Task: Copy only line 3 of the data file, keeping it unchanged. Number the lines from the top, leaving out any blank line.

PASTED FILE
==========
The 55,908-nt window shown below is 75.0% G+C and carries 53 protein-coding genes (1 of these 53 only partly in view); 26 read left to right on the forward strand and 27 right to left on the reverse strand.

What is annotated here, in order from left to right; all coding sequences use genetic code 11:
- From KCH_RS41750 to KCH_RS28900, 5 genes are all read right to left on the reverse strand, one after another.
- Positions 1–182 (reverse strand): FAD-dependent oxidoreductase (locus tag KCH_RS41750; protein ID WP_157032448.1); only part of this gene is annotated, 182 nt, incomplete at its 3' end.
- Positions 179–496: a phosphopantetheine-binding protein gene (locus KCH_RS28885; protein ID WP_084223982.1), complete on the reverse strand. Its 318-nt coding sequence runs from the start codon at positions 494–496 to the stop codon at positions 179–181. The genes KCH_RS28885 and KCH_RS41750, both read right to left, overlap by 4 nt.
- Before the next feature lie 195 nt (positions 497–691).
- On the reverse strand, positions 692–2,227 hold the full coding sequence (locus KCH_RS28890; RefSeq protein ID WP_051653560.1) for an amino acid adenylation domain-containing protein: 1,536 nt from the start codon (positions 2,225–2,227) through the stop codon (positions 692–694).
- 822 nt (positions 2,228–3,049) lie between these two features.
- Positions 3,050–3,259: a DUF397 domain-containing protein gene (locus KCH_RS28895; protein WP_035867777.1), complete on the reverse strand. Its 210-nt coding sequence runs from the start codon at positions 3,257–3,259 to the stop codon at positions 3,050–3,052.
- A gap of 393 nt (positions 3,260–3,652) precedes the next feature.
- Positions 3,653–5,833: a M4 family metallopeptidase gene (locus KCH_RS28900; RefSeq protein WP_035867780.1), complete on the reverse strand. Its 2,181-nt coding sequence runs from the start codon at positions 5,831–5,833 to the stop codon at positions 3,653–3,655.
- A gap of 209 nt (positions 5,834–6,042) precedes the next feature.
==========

- From KCH_RS41750 to KCH_RS28900, 5 genes are all read right to left on the reverse strand, one after another.